Although he can play just behind the striker, Young is the least adaptable winger from United's ranks. It will be extremely interesting to see where Moyes uses the man who once condemned his Everton side to a dramatic 3-2 defeat.
If David Moyes convinces Wayne Rooney to stay, the English forward is likely to remain in his spot between the midfield and Robin van Persie. If this happens, Shinji Kagawa will once again receive limited opportunities in his favoured position.
The Japanese star is not traditional Moyes-styled No.10. He doesn't possess extreme physical capabilities and isn't going to take control of aerial situations like Marouane Fellaini. Kagawa's technical skill makes him a superb passer of the ball who could emerge as United's David Silva/Juan Mata equivalent if he is handled correctly.
Considering the way in which Pienaar and friends linked when Moyes was at Everton, he could start to the left and instinctively change position as the situation dictates. We've already seen that Kagawa isn't particularly comfortable when pushed out wide, so it would be disappointing to see him cast aside for the wantaway Rooney.
One thing's for sure: if Rooney stays, Moyes will have to play him. United fans will never see the best of Kagawa if the Englishman fills the spot just behind Robin van Persie.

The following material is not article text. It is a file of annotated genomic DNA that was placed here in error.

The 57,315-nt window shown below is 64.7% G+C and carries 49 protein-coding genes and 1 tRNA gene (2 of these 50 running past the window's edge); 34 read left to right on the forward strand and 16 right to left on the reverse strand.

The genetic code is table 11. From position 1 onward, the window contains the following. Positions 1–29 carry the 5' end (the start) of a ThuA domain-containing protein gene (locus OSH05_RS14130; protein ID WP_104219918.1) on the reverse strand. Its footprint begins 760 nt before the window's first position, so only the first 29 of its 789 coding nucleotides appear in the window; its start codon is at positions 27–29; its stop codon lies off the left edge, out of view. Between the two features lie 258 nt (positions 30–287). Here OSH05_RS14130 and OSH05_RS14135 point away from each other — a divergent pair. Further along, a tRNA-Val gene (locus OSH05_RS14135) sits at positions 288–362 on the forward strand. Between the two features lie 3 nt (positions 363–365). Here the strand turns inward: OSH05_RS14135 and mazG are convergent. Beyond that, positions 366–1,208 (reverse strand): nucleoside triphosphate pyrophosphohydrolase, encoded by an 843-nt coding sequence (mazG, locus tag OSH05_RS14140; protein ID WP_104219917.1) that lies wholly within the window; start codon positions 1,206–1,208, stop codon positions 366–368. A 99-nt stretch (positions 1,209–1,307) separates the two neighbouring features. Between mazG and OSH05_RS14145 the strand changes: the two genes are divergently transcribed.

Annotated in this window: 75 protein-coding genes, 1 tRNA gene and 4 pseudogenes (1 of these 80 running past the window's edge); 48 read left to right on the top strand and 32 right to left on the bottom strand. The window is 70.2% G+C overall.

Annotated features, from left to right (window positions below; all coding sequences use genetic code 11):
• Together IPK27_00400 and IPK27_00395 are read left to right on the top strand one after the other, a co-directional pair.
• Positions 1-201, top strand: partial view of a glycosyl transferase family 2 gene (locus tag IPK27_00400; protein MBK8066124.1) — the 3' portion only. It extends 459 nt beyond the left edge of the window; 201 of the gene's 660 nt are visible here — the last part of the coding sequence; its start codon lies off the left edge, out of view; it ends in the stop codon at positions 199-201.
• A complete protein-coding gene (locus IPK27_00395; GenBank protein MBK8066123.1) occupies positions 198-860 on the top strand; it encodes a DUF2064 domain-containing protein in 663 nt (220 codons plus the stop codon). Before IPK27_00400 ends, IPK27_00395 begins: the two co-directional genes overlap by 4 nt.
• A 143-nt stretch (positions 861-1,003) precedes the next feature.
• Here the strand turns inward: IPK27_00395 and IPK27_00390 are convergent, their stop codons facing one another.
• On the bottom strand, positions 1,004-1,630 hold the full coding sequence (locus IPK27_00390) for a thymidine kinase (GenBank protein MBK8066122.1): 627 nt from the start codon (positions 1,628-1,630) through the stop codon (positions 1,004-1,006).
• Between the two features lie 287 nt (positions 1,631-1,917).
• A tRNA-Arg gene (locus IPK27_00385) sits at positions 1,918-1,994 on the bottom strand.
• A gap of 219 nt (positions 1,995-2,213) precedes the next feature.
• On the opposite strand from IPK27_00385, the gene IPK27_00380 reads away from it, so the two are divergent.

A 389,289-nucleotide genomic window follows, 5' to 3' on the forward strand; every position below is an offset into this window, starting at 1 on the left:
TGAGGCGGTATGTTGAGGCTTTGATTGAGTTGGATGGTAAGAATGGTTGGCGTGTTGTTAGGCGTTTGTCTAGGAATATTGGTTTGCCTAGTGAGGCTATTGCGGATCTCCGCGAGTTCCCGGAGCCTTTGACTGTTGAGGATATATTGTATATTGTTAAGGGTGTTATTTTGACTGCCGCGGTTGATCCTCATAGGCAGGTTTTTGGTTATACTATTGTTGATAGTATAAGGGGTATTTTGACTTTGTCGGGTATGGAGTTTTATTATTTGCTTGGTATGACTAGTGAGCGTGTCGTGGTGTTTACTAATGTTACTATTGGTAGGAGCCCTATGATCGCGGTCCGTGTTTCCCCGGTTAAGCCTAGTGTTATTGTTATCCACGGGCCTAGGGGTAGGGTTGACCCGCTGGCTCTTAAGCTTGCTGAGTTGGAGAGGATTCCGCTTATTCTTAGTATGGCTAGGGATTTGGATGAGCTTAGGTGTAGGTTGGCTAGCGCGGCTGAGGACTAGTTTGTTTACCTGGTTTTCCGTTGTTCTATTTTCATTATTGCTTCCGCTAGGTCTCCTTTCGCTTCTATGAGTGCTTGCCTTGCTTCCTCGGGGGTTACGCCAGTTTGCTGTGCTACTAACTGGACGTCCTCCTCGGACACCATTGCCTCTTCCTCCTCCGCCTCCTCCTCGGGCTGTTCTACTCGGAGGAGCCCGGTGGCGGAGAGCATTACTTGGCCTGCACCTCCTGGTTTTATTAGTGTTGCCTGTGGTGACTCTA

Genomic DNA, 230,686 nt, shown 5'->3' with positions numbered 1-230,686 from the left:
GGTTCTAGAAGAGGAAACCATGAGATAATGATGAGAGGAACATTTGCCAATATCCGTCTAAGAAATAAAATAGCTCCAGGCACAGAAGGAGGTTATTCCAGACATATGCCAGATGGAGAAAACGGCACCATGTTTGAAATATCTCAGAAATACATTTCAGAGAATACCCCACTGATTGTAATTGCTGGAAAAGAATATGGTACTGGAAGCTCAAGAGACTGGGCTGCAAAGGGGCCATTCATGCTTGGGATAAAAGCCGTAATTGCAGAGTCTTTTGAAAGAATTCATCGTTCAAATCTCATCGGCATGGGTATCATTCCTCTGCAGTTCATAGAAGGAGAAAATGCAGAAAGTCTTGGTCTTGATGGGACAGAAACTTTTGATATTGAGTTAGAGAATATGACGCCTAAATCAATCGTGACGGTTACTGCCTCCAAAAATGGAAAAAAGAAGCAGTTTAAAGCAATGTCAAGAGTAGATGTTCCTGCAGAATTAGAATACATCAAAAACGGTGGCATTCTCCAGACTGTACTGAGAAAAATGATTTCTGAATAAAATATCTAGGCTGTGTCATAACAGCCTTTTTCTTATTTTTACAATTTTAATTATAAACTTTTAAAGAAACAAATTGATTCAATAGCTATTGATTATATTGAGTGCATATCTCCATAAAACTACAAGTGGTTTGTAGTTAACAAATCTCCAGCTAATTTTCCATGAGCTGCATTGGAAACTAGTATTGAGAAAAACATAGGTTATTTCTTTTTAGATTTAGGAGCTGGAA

Much has been said about Anderson. We all know he is overweight, immobile and completed 90 minutes just once during the 12-13 Premier League season (in the final day 5-5 draw with West Bromwich Albion).
The Brazilian is a squad player right now. Although his creativity and passing ability has always suggested he could become an integral part of United's midfield, injuries have always held him back. The porky powerhouse can mix it with the best if he remains fit, but his dawdling nature won't suit a manager who aims to get as much energy from his players as possible.
Plus, his sale could free up vital funds for Moyes to land someone better suited to the task of playing top level football.
Javier Hernandez will be a breath of fresh air to Moyes. A consistent goalscorer is something his Everton sides always failed to produce, forcing the former Preston North End boss to sign a certain type of player.
Nikica Jelavic, Victor Anichebe, Steven Naismith. None have managed a consistent run of goals at Everton (beyond Jelavic's first season), but all possess multiple attributes that help the team create goalscoring opportunities. A mixture of strength and ability to retain possession allows the midfield to flood forward; something Hernandez doesn't produce.
It all depends on whether Moyes decides a lone striker is the way to go for the Premier League champions. If so, Hernandez will only receive time on the bench. Should the incoming boss favour two strikers, Rooney's Old Trafford career could be rejuvenated.
Much like Kagawa, the Mexican's future is dependent on whether Rooney stays and where Moyes plans to deploy him.
Which Manchester United players do you think will struggle under David Moyes' system? Let me know in the comments section and be sure to follow me on Twitter right here:
All statistics in this article are courtesy of Whoscored.